Black History Month

Explore the experiences and contributions of Black Americans throughout different periods of U.S. history by visiting Milwaukee Public Museum's exhibits, engaging in learning opportunities with MPM’s Educators, and exploring additional online resources.


Exhibits & Collections

The Watson Family

Sully and Susanna Watson took their family from the oppressive conditions of antebellum Virginia in 1834 and, after several years in Ohio, arrived in Milwaukee in 1850. Through skilled labor and business entrepreneurship, the couple played a vital role in establishing Milwaukee's Black middle class.

The Watson family photos and papers came into MPM's collections in 1992, and the Museum added the Watson Family Home into the Streets of Old Milwaukee in 2000.

Mural of African History

Designed and created by eight students at the Milwaukee Institute of Art & Design, a mural at the entrance of MPM's Africa gallery depicts prominent people, places, events, and symbols in African history. It explores various themes, from the connection between nature and African cultures to the trajectory of Africans to the Americas pre-and-post-Atlantic Slave Trade, to Milwaukee's modern era. Each of the four panels of the mural encapsulates 100 years of history.

WPA Milwaukee Handicraft Project Collection Items

This is the inspiring story of a work program that brought fame to Milwaukee while breaking gender and racial barriers during the Great Depression, told through MPM's collection of toys, textiles, books, and photographs.

The Milwaukee Handicraft Project (MHP), a Works Progress Administration (WPA) program operating from 1935 until 1942, employed more than 5,000 women and racial minorities. The Museum's large collection reflects the ingenuity and skillful craftsmanship of MHP products. The story behind their design and creation is an uplifting tale of empowerment during a difficult period for all Americans.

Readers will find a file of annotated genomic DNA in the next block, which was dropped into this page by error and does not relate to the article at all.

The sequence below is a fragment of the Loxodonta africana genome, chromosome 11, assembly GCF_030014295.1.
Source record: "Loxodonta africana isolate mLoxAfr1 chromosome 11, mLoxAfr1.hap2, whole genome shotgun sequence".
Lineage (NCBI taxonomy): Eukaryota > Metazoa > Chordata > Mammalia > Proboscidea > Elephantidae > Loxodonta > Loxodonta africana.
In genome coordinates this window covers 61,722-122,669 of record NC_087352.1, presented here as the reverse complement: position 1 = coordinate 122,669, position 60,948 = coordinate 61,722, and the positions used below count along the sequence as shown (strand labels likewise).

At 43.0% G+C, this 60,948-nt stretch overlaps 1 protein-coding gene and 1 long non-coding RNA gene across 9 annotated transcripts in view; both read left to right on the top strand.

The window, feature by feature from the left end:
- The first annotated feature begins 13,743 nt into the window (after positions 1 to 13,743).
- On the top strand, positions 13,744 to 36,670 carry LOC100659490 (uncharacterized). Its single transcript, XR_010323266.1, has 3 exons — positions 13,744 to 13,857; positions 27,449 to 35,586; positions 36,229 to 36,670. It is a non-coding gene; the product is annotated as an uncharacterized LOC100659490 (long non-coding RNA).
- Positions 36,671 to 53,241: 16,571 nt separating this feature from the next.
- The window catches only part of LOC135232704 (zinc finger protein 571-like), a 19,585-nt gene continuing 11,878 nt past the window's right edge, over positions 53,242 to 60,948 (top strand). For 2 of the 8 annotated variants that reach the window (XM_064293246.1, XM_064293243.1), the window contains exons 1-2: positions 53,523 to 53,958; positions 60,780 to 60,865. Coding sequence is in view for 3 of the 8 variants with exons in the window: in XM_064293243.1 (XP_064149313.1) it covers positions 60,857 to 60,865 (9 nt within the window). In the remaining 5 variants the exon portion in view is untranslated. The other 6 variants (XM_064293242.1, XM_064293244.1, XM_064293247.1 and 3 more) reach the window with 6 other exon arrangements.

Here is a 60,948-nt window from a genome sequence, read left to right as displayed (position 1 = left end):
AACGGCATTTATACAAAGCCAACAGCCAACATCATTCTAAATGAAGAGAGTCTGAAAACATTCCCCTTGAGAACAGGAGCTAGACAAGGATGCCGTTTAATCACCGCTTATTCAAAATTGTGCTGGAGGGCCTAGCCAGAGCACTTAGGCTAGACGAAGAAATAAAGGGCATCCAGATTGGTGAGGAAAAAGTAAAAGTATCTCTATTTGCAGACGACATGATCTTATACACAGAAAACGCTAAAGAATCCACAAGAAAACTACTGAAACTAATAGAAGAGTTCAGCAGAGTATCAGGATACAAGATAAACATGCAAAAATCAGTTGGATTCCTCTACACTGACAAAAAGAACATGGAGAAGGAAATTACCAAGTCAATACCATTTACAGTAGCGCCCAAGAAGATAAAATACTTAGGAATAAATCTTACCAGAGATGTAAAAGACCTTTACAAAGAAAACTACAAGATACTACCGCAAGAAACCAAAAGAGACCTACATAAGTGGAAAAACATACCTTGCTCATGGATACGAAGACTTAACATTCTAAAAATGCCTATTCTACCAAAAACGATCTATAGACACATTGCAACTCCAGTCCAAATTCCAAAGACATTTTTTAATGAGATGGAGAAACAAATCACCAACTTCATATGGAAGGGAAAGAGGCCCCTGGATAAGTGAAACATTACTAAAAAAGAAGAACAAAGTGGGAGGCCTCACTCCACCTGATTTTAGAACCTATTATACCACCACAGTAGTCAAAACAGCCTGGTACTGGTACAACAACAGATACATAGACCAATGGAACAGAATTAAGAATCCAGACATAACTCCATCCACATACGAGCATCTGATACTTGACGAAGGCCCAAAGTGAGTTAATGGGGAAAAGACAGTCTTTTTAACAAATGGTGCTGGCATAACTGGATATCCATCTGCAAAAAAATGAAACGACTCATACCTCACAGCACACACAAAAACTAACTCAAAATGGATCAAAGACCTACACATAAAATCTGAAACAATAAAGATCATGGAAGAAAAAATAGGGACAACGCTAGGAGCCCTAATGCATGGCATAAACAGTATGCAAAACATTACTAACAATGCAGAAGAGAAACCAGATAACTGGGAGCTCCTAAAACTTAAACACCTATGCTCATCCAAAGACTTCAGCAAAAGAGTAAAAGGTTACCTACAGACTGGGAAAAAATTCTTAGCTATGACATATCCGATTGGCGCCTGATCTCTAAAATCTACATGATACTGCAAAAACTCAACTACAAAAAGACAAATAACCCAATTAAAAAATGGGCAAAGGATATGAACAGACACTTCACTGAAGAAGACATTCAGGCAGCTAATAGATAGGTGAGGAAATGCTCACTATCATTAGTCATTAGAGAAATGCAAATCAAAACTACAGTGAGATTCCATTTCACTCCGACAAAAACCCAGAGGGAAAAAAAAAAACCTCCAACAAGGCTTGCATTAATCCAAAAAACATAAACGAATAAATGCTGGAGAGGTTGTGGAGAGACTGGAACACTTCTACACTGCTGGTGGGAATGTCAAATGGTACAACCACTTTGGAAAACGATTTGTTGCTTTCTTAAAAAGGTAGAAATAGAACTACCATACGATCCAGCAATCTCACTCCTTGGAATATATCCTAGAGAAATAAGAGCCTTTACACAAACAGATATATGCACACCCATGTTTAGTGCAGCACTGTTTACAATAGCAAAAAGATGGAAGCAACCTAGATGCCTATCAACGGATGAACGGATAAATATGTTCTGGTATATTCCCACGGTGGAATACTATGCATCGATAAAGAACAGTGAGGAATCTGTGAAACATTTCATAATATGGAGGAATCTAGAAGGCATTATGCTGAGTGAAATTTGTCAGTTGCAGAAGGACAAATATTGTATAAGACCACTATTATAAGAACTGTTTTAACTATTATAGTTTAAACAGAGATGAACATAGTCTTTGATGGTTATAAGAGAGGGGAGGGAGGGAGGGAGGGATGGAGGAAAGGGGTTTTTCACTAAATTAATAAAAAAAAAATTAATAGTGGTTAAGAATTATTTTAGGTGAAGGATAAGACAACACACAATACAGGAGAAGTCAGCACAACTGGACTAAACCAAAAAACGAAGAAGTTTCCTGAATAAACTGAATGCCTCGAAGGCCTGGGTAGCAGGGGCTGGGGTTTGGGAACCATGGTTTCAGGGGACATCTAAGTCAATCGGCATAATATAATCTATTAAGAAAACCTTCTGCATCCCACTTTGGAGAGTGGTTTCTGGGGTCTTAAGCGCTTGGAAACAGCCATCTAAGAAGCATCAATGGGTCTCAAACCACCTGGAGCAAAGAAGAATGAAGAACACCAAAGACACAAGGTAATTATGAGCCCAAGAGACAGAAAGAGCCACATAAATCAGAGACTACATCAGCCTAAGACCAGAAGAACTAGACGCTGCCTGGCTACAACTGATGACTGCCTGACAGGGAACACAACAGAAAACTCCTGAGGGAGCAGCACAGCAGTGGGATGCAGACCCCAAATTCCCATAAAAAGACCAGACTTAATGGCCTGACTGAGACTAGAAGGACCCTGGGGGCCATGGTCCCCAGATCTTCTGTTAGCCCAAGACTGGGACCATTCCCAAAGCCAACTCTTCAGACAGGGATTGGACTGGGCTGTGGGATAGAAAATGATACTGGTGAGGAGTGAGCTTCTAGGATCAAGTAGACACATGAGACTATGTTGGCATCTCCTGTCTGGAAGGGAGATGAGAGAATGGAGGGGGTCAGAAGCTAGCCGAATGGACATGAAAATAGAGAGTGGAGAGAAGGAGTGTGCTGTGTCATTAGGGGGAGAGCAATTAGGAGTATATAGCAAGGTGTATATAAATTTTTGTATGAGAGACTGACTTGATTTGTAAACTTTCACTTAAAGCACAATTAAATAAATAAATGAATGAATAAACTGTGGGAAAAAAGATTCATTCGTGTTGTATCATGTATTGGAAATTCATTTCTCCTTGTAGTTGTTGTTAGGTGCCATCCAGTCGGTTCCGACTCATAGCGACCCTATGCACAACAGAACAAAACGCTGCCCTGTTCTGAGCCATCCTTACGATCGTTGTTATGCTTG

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Bonus Onsite Learning

MPM Educators will be on the exhibit floors to engage visitors in additional learning opportunities about the following topics:
  • Butterfly Stop-By: Get up close with the residents of MPM's Butterfly Vivarium while learning about the contributions of Black scientists to the field of entomology. Located in Rainforest (First Floor).
  • Civil Rights Timeline: Milwaukee has a rich history of militant, principled struggles for racial justice. Use our timeline challenge to learn more about the tactics, timing, and outcomes of these local efforts to create an equitable future. Located in Sense of Wonder (First Floor).
  • The Watson Family: Learn more about the Watson family, who played an integral role in establishing Milwaukee's Black middle class. Explore the lives of Sully, Susanna, and their children through documents that help tell their story from antebellum Virgina to 1850s Milwaukee. Located in Streets of Old Milwaukee (First Floor).
Thursday, November 2, 11 a.m. - 1 p.m.

Additional Resources

Histories of Jim Crow and Apartheid

This panel discussion moderated by Dr. Robert Smith of America's Black Holocaust Museum explores policy and racial justice movements in the U.S. and South Africa and considers the differences and similarities between Jim Crow and Apartheid.